If a spouse attempts to return to the marriage home after leaving their spouse, they may be barred from doing so. If the person attempts to get on the property or in the home after being told no, it may be a violation of North Carolina’s domestic criminal trespass statute. Criminal trespass can play a huge role in domestic relations and family law cases.
The domestic criminal trespass statute provides that once separate places of residence have been established, it is a Class 1 misdemeanor for any person, either a present or former spouse or a person with whom the lawful occupant has lived as if married, to enter upon the premises of the lawful occupant or to remain after being ordered to leave by the lawful occupant The domestic relations criminal trespass statute also provides that evidence that the parties are living apart can include a judicial order of separation; a Court Order directing the person to stay away from the premises occupied by the lawful resident; an agreement between the complainant and the person charged that they shall live separate and apart, and they actually are living separate and apart (the agreement can be verbal or written); or separate places of residence.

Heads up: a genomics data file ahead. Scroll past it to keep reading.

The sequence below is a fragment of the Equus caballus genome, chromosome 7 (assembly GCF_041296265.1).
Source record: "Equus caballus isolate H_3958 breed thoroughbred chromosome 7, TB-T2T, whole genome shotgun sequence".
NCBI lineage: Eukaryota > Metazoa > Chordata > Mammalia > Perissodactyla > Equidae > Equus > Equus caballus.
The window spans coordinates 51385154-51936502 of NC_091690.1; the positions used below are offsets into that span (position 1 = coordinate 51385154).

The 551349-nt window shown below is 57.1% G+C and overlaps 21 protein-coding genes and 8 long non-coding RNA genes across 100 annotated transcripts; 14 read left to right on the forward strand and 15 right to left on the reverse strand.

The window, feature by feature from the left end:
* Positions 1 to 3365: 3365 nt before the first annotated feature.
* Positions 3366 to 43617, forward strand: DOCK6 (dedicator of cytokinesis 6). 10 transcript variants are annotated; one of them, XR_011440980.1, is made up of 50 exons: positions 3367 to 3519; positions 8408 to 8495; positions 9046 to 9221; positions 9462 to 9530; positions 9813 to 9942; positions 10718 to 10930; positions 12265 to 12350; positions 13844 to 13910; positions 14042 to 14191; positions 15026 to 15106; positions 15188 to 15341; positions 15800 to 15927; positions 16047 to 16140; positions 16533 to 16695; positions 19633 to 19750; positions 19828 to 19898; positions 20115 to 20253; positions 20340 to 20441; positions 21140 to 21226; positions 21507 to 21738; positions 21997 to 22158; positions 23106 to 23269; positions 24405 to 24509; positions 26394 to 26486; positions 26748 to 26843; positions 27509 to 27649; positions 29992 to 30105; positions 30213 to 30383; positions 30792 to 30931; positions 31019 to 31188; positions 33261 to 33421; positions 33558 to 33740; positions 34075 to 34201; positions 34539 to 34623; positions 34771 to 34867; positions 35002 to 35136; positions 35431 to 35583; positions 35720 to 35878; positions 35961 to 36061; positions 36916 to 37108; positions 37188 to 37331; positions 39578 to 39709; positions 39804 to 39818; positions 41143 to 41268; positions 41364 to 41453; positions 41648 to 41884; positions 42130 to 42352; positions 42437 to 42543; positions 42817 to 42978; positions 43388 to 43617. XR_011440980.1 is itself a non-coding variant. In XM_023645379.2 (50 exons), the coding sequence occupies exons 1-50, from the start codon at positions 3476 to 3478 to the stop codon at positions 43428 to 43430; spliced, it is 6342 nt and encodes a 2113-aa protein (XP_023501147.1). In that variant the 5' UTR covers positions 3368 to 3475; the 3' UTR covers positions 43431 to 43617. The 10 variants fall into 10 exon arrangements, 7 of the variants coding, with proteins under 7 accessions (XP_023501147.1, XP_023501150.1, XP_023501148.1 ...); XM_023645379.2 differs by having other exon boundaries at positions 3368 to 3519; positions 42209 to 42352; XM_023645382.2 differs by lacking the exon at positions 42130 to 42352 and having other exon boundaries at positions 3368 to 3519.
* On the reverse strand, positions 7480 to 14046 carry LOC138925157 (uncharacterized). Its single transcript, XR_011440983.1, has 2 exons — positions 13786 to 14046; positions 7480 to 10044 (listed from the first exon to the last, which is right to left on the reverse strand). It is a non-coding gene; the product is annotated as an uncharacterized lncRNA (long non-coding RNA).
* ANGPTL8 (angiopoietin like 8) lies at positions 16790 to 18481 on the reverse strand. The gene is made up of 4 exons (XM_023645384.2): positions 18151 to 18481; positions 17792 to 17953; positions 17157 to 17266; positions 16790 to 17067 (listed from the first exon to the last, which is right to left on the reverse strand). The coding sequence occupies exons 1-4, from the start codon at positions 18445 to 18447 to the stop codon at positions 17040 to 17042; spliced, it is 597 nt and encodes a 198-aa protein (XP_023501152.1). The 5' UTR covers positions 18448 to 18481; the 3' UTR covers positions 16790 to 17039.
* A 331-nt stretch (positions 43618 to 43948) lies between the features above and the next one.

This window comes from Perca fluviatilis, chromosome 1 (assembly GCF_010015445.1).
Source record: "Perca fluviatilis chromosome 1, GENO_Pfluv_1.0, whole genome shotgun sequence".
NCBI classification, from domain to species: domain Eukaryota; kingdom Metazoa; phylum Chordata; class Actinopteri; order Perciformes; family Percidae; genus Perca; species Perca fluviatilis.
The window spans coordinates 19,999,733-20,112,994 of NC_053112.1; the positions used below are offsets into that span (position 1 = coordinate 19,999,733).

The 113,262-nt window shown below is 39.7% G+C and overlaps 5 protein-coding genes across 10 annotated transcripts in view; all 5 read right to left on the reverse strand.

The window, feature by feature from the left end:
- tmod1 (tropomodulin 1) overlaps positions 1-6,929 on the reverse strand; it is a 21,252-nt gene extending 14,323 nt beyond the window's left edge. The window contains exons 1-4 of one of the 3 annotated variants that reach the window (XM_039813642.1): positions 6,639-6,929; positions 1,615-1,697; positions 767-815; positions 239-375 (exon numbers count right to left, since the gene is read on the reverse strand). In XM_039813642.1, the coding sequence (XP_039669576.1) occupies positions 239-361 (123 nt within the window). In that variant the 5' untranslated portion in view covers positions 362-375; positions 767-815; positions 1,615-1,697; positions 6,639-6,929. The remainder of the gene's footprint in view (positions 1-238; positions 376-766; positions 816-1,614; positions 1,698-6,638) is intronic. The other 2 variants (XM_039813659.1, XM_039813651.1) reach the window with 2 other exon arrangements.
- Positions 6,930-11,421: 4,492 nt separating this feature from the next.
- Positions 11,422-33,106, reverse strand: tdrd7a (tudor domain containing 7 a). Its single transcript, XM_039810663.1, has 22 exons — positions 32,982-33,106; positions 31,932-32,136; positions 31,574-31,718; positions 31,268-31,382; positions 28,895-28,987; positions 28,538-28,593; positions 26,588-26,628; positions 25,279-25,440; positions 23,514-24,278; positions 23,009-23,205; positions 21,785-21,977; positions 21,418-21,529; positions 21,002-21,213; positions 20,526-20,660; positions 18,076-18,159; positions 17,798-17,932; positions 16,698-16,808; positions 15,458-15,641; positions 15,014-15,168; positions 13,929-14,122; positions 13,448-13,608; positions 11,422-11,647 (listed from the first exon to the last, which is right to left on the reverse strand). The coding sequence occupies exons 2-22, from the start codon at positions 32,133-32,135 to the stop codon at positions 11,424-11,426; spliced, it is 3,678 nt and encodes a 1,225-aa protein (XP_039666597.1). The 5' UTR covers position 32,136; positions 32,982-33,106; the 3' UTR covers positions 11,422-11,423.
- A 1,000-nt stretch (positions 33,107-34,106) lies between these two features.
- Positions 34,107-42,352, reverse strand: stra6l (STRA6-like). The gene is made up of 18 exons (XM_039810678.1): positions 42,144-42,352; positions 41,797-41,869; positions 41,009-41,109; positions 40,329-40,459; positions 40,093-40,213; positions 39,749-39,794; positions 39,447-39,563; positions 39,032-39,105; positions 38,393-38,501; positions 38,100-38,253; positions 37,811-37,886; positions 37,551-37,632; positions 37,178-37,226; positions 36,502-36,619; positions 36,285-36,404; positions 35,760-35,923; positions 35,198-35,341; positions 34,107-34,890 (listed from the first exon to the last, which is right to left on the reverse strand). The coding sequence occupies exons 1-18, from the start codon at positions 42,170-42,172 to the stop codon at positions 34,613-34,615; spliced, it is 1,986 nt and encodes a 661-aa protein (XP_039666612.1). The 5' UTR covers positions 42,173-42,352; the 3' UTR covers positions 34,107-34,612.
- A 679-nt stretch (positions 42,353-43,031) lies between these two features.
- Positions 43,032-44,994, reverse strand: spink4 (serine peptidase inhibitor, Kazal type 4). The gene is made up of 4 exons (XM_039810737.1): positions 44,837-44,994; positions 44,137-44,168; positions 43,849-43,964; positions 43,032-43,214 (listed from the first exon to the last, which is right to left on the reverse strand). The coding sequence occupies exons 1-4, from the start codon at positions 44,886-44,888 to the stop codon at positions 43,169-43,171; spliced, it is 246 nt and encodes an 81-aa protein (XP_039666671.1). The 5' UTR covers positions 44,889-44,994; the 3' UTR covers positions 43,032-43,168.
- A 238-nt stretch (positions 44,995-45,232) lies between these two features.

The domestic criminal trespass statute can be incredibly important in family law cases. It you are married but separated, or have previously been married, and your spouse tells you not to come back on the property, you must comply. Even if you own the property jointly, you are required to obey the other person’s request or face serious legal penalties. If something is needed from the home and your spouse (or former spouse) does not willingly give it back, you cannot simply take it.
There are exceptions in this statute for persons entering upon the premises pursuant to a judicial order or separation agreement; for example, where the court order provides the right for visitation with minor children or other legal purposes. As a result, this statute has become incredibly important for lawyers to consider when drafting separation agreements or for judges to consider in court orders.